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Pill Mills

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WSVN -- They come from Kentucky, Ohio and West Virginia to visit pain clinics like this one.

Sgt. Lisa McElhaney, Broward Sheriff's Office: "The appearance is they are pill mills simply handing drugs out hand over fist."

They come to buy pain pills by the hundreds from clinics that give out the dangerous narcotics.

Sgt. Lisa McElhaney: "We're talking to hundreds of thousands of individuals trafficking into the State of Florida specifically to obtain pharmaceutical drugs."

And this is the kind of activity these pill mills generate. Right after getting pills from a clinic, this man crushed some up, mixed them with a liquid and then shot up in the clinic parking lot in the middle of a weekday afternoon.

We also caught people crushing and snorting pills, here in a pharmacy parking lot right after filling a prescription and here in the parking lot of a pain clinic.

And when they leave the clinics high, police say some die in accidents or overdose on the side of the road. Some patients do have legitimate pain problems. But others do not. They're addicts.

Carmel Cafiero: "Good morning, sir. Are you waiting for somebody who went into the pill clinic?"

This man is from Kentucky. He told us he was here with a friend who has a bad back, and then he said the man had cancer.

Carmel Cafiero: "Aren't there doctors in Kentucky?"

Kentucky man: "I don't know, I don't think so. I don't think anybody will help him up there."

Law enforcement believes most customers are getting pills to get high or sell or both, and they're buying a lot of them.

One pill can bring in $80 in some states.

Detective Josh Passman, BSO: "The average I usually see is anywhere from 180 to 280 per person."

We saw bizarre behavior, as we watched the clinics. This man is trying to hide his stash of pills in his pant leg. This one is digging in his pants to take something out. He tossed a bag full of urine under our car. Experts say patients often take clean urine to the pill mills in case they get drug tested.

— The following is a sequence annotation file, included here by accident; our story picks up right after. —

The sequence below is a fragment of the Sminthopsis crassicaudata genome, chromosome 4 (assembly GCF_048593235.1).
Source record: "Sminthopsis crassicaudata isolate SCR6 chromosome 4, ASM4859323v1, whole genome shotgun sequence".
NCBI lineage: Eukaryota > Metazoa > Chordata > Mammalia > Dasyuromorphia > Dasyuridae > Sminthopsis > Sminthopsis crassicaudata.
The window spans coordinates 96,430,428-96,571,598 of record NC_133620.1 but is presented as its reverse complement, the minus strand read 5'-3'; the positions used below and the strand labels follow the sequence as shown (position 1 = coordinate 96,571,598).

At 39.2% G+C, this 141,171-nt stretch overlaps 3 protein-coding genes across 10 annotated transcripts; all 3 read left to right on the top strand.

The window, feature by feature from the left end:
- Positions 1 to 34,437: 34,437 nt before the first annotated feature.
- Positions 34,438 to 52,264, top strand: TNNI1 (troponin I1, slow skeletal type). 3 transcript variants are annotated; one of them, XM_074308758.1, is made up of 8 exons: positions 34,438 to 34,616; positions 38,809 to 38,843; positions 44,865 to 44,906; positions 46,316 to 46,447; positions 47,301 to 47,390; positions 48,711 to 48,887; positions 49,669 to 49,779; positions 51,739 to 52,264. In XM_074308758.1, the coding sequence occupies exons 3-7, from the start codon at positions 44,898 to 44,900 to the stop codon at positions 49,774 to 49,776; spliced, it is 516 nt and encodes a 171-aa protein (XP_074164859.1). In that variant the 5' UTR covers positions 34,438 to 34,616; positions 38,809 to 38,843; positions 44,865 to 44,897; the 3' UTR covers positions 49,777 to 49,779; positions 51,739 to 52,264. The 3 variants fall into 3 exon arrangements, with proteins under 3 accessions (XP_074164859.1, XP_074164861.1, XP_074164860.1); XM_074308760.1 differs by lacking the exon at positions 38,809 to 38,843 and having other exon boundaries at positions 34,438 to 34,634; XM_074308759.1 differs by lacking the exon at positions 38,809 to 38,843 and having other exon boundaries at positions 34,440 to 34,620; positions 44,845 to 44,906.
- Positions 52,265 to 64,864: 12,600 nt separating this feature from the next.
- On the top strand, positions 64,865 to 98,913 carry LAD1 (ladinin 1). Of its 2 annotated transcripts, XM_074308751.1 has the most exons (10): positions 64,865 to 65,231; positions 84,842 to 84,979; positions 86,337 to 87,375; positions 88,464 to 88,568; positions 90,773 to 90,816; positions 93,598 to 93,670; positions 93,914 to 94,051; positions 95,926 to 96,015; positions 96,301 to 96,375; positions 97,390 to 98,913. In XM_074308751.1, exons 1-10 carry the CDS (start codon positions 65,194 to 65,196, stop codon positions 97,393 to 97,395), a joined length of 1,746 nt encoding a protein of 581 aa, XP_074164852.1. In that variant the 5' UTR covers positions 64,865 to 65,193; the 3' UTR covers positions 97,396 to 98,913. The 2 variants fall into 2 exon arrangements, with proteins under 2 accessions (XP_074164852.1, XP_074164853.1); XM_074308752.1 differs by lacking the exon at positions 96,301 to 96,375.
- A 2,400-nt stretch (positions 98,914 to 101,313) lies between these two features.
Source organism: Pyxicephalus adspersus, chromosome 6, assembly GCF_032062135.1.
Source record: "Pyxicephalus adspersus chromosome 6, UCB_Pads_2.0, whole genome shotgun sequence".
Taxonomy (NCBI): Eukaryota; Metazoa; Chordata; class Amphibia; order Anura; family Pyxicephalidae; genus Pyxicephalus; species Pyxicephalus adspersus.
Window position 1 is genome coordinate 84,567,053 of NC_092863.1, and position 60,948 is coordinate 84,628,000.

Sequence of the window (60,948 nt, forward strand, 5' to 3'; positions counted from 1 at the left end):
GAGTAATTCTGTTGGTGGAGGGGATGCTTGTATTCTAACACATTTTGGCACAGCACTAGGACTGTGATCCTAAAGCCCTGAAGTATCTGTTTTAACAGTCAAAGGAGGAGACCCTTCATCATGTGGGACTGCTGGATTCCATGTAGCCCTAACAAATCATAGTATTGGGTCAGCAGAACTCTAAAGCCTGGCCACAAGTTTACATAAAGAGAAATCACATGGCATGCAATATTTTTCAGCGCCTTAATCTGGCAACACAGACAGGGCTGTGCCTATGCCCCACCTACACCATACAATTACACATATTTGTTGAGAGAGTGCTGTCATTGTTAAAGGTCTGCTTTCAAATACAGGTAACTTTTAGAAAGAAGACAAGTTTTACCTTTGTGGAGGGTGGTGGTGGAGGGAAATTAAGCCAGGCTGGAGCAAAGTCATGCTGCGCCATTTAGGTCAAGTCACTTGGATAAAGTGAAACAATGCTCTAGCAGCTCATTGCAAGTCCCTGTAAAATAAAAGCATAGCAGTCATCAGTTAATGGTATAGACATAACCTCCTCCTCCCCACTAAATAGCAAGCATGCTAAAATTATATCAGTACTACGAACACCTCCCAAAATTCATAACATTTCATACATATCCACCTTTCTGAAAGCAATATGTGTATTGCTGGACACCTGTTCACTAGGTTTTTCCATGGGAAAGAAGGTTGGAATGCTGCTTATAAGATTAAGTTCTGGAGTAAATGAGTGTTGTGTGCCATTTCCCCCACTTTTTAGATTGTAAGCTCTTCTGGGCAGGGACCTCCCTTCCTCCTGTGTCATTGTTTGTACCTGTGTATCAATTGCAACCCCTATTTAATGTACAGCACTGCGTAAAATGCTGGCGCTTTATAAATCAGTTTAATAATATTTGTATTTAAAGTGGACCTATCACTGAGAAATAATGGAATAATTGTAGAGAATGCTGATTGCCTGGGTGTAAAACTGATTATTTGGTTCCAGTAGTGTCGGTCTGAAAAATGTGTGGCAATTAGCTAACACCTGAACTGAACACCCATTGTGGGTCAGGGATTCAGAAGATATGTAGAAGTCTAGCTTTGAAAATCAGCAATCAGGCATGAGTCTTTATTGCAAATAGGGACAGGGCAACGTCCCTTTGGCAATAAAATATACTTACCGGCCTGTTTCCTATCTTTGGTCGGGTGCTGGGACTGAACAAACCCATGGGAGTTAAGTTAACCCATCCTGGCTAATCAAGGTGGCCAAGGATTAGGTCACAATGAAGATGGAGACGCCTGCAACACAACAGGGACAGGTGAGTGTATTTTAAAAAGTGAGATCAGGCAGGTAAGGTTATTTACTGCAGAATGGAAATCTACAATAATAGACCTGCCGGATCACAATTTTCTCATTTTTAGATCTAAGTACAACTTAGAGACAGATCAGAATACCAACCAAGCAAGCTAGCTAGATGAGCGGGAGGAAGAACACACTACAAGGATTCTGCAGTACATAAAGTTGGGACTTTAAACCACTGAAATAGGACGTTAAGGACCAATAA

So why do all these people travel here to South Florida? Authorities say it's because we make it easy for them to get pills.

Lisa McElhaney: "There is no set standard on what these physicians can give them."

Broward County is the number one dispensing site for Oxycodone in the entire country, according to DEA statistics.

Doctors here handed out more than 3.3 million pills in just the first six months of the year. Palm Beach County and Miami-Dade rank second and third.

Lisa McElhaney: "Obviously, we are beyond epidemic proportions."

But the problem for law enforcement is that what the clinics are doing is perfectly legal.

Paul Daly: "It's just embarrassing that we've gone this far, and it has grown to this degree."

Paul Daly is a member of the Broward United Way's Commission on substance abuse. For years the United Way has unsuccessfully tried to get Florida lawmakers to pass a prescription drug monitoring program.

Paul Daly: "And it's just sickening to see them ignore their responsibilities under these circumstances."

Thirty-eight other states already track prescriptions. Who's writing them? Who's filling them, and who's taking them? We wanted to talk to the doctor working at this pain clinic off Cypress Creek.

According to state records, Dr. Joseph Enock is certified in obstetrics and gynecology, but he lists the pain clinic as his address of record.

Carmel Cafiero: "Are you certified in pain management?"

He would not answer questions about his pain clinic practice.

Carmel Cafiero: "Why do you think so many people are coming from out of state to see you here?"

Unidentified man: "Because they're from the Bible belt states, and they can't get pain medication."

The man who answered would not give us his name but did say he might be one of the owners of the clinic.

Christopher George legally operates the busy pain clinic.

Carmel Cafiero: "We have pictures of people snorting, shooting up in this parking lot after coming out of your clinic. What do you have to say about what's going on here?"

Christopher George: "I don't believe you're right."

Carmel Cafiero: "That's all you have to say?"

Carmel Cafiero: "Florida's Department of Health has gone on record in favor of a drug monitoring law. But until that law is in place, experts predict our dubious distinction as a haven for pill mills, will only get worse."

IF YOU HAVE A STORY FOR CARMEL TO INVESTIGATE:

Miami-Dade: 305-627-CLUE Broward: 954-921-CLUEE-mail: clue@wsvn.com

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